“I think the baseball guys sparked it,” Burcar said. “The junior hockey kids are coming. We even have the baseball team come over to the locker room and do whatever cheer they want. The excitement in the building is (huge). They definitely helped us in third periods where maybe we… needed a spark. They got the spark going.”

For Brandt, getting his guys to support the hockey team was a no-brainer. During a game in late January against Trine at the Houghton County Arena, the hockey team started celebrating goals by finding the baseball team in the stands and rushing over to the glass right in front of them.

“Let’s just start by saying that hockey and baseball guys are a lot alike,” he said. “They really are. It’s fun to see that.

“It’s nice for the boys to get some recognition. It’s also nice that the hockey guys are so into our guys being there. It’s a mutual respect.”

The image that was taken by the Daily Mining Gazette’s own David Archambeau of the hockey players celebrating in front of the baseball team after a goal against Trine went viral after the game, getting liked and retweeted by Spittin’ Chiclets.

“That’s the face, that picture is now the face of everything that we build here,” said Burcar. “You’ve got freshmen, you’ve gots locals, you’ve got the great fan base behind them. The excitement of scoring, the excitement of Finlandia hockey. It just brings so much to life here.”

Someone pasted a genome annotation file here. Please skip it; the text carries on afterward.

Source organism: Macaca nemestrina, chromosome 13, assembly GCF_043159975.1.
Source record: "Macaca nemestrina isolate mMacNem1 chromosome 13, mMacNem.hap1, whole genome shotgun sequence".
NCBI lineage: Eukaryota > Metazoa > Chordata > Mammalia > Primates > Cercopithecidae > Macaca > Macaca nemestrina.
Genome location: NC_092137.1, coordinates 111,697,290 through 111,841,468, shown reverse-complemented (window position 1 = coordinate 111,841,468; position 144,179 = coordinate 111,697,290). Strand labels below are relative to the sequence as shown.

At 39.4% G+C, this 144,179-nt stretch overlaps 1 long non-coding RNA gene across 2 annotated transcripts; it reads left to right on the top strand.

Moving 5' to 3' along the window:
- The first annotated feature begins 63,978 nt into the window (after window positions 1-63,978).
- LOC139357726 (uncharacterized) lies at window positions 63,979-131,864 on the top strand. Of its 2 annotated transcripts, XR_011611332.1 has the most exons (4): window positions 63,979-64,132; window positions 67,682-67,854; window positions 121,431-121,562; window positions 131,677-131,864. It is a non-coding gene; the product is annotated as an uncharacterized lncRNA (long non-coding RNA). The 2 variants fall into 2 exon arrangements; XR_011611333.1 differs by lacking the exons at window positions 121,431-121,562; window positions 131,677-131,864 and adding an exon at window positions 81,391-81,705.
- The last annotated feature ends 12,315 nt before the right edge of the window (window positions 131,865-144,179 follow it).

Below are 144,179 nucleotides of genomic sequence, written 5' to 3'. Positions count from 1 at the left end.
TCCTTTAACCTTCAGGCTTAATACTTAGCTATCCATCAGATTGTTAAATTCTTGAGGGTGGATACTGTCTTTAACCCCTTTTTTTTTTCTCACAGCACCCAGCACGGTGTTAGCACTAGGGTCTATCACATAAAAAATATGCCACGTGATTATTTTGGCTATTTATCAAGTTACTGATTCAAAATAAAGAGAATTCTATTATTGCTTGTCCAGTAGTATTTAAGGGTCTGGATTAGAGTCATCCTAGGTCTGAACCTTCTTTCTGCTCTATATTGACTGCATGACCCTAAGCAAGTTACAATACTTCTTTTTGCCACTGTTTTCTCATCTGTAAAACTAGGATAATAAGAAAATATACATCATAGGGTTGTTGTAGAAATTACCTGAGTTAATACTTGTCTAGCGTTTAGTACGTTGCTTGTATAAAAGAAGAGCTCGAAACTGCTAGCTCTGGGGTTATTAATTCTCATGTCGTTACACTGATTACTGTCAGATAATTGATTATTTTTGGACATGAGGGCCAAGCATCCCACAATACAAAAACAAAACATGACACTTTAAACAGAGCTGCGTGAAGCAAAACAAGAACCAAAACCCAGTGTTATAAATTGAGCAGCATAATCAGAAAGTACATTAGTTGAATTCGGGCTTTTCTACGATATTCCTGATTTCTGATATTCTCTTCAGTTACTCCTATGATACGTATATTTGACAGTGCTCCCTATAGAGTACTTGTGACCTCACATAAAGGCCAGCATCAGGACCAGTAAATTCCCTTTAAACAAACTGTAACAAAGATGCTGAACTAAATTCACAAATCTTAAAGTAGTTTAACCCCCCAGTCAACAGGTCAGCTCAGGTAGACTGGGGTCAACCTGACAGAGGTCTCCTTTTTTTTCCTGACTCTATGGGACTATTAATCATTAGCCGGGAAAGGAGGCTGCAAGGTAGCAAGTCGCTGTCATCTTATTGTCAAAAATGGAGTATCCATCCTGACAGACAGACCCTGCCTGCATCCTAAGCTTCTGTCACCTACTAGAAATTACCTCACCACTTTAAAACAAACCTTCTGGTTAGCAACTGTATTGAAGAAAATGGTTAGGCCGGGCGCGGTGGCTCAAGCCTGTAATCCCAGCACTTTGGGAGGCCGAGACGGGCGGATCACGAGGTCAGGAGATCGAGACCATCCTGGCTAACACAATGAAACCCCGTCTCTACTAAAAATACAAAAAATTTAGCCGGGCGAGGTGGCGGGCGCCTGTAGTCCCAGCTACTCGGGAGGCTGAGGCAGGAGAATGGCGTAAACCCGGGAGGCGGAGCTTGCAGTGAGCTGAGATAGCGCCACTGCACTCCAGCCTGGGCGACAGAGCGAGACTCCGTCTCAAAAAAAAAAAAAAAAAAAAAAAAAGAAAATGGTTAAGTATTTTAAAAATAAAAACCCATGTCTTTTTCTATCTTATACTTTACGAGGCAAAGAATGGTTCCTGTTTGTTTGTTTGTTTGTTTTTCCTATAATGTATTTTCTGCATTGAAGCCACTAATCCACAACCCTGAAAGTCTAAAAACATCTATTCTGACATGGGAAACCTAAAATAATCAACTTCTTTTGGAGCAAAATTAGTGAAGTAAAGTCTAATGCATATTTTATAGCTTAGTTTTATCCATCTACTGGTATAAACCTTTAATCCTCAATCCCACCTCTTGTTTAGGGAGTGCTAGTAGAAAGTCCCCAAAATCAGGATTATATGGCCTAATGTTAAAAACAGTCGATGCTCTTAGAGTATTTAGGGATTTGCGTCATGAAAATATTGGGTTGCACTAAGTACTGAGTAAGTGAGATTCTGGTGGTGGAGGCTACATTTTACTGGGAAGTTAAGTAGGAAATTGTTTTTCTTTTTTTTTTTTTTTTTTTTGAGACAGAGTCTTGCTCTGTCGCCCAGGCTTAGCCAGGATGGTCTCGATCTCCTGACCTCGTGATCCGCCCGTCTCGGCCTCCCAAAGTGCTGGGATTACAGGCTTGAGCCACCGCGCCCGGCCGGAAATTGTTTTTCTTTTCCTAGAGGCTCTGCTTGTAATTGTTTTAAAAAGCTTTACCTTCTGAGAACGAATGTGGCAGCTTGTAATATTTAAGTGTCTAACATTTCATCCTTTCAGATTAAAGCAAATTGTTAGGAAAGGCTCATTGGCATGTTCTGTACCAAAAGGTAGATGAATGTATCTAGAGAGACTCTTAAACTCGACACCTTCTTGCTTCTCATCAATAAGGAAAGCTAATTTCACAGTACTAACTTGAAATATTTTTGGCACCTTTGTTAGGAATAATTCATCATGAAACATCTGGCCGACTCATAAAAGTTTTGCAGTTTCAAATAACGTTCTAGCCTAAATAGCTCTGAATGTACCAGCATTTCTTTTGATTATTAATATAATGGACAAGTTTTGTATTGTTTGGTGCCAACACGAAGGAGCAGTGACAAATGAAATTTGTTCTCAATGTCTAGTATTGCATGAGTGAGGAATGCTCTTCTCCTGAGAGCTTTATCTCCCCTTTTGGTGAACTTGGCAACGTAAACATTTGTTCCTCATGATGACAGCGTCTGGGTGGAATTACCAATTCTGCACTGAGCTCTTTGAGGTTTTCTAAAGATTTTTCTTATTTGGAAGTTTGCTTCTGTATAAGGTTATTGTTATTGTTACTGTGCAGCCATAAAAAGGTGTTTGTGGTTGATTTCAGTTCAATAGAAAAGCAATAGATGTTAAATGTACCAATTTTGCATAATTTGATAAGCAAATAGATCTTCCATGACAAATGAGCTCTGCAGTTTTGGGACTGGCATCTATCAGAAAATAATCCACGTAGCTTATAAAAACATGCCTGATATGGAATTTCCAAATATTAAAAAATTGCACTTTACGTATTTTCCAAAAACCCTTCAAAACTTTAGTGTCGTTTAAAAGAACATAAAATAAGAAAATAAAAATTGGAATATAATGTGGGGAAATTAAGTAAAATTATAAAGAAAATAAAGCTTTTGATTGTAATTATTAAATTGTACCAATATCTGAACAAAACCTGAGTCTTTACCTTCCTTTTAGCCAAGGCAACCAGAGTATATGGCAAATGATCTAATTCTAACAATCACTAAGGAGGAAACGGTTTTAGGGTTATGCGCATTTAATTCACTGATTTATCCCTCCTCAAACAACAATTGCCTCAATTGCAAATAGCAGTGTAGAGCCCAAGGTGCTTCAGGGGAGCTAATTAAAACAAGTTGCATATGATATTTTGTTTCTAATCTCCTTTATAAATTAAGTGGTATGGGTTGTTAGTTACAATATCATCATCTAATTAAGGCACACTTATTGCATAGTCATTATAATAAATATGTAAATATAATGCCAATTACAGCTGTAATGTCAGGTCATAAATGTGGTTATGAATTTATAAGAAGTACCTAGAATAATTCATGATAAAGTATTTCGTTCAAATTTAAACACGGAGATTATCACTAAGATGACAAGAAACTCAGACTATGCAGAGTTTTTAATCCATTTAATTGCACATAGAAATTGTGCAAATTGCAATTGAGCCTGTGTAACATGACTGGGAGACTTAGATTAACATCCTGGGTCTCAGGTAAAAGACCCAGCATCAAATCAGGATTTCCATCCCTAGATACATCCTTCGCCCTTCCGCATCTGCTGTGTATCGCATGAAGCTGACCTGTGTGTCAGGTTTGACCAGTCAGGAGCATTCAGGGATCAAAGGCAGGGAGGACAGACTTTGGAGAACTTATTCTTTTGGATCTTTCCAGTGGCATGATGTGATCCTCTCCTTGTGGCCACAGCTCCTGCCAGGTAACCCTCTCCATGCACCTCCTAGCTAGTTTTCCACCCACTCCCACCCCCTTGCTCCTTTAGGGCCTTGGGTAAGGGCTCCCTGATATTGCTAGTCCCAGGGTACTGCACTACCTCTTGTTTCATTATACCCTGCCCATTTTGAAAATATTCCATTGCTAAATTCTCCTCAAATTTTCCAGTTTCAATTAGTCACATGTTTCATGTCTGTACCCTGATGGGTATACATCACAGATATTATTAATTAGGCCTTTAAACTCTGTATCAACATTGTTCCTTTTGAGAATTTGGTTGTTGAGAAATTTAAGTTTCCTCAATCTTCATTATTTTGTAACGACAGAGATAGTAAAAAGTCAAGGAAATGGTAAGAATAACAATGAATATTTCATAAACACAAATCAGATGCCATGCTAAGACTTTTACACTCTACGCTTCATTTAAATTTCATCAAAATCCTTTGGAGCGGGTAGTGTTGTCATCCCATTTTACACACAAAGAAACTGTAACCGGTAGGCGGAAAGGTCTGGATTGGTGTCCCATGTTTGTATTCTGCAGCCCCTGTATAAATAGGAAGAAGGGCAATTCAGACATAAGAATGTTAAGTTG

The hockey players acknowledge the efforts of the baseball team.

“I still get tweets from the hockey guys (that say), ‘Hey coach, love it,’ so we’ll see them out in public and they’ll give us a nod,” Brandt said. “That’s fun to see.

“I think that is just the beginning of building that brand of Finlandia Athletics and building that culture around stuff like that. We all have to support each other.”

Burcar sees that athletes from all over campus are buying in.

“I think that, this fall, there was great support at soccer, there was great support at football,” he said. “There is a really good thing going on here. It is a driving force. We all want to be good.”

What started as way to get his own guys excited about the school around themselves is quickly growing into something much bigger, a true fan base for all Finlandia sports. Brandt loves the fact that his guys are buying into it and that they are building now friendships and relationships out of the experience, driving the other programs to follow suit.”

“Would I love to see cowbells and noisemakers and kids going wild at the Driving Park, absolutely,” Brandt said. “I think, in the reality of things, we are looking to take our culture inside the baseball program and push it out. We want to support hockey. We want to support basketball. We want to support volleyball, everything, no matter what.

“It doesn’t matter what is going on, let’s just be there and support. Let’s give them the love that we give each other and let’s go from there.”